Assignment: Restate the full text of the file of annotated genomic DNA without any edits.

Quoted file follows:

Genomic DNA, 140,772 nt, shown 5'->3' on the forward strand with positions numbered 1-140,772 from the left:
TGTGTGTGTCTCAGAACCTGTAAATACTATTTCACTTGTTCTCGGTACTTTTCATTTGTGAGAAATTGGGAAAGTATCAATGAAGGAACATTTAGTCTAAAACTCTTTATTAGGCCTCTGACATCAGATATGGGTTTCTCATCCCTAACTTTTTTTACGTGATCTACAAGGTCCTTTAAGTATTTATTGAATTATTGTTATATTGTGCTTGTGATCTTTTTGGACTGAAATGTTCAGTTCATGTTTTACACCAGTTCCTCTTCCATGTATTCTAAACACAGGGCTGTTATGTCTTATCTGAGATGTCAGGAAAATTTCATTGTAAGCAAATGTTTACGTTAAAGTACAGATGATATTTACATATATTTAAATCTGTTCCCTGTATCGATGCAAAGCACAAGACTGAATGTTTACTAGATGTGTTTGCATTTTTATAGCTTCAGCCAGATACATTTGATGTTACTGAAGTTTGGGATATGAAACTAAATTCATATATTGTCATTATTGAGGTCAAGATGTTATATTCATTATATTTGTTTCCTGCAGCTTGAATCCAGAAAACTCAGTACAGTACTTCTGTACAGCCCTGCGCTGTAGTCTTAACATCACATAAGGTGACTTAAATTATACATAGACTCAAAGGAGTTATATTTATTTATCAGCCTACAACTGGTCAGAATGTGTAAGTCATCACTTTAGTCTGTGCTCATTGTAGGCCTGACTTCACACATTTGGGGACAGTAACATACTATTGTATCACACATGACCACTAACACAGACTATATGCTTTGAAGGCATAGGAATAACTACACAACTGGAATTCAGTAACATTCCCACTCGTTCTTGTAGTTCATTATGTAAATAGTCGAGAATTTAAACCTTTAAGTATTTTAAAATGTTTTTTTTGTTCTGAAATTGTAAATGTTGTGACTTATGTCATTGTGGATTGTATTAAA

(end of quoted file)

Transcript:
Genomic DNA, 140,772 nt, shown 5'->3' on the forward strand with positions numbered 1-140,772 from the left:
TGTGTGTGTCTCAGAACCTGTAAATACTATTTCACTTGTTCTCGGTACTTTTCATTTGTGAGAAATTGGGAAAGTATCAATGAAGGAACATTTAGTCTAAAACTCTTTATTAGGCCTCTGACATCAGATATGGGTTTCTCATCCCTAACTTTTTTTACGTGATCTACAAGGTCCTTTAAGTATTTATTGAATTATTGTTATATTGTGCTTGTGATCTTTTTGGACTGAAATGTTCAGTTCATGTTTTACACCAGTTCCTCTTCCATGTATTCTAAACACAGGGCTGTTATGTCTTATCTGAGATGTCAGGAAAATTTCATTGTAAGCAAATGTTTACGTTAAAGTACAGATGATATTTACATATATTTAAATCTGTTCCCTGTATCGATGCAAAGCACAAGACTGAATGTTTACTAGATGTGTTTGCATTTTTATAGCTTCAGCCAGATACATTTGATGTTACTGAAGTTTGGGATATGAAACTAAATTCATATATTGTCATTATTGAGGTCAAGATGTTATATTCATTATATTTGTTTCCTGCAGCTTGAATCCAGAAAACTCAGTACAGTACTTCTGTACAGCCCTGCGCTGTAGTCTTAACATCACATAAGGTGACTTAAATTATACATAGACTCAAAGGAGTTATATTTATTTATCAGCCTACAACTGGTCAGAATGTGTAAGTCATCACTTTAGTCTGTGCTCATTGTAGGCCTGACTTCACACATTTGGGGACAGTAACATACTATTGTATCACACATGACCACTAACACAGACTATATGCTTTGAAGGCATAGGAATAACTACACAACTGGAATTCAGTAACATTCCCACTCGTTCTTGTAGTTCATTATGTAAATAGTCGAGAATTTAAACCTTTAAGTATTTTAAAATGTTTTTTTTGTTCTGAAATTGTAAATGTTGTGACTTATGTCATTGTGGATTGTATTAAA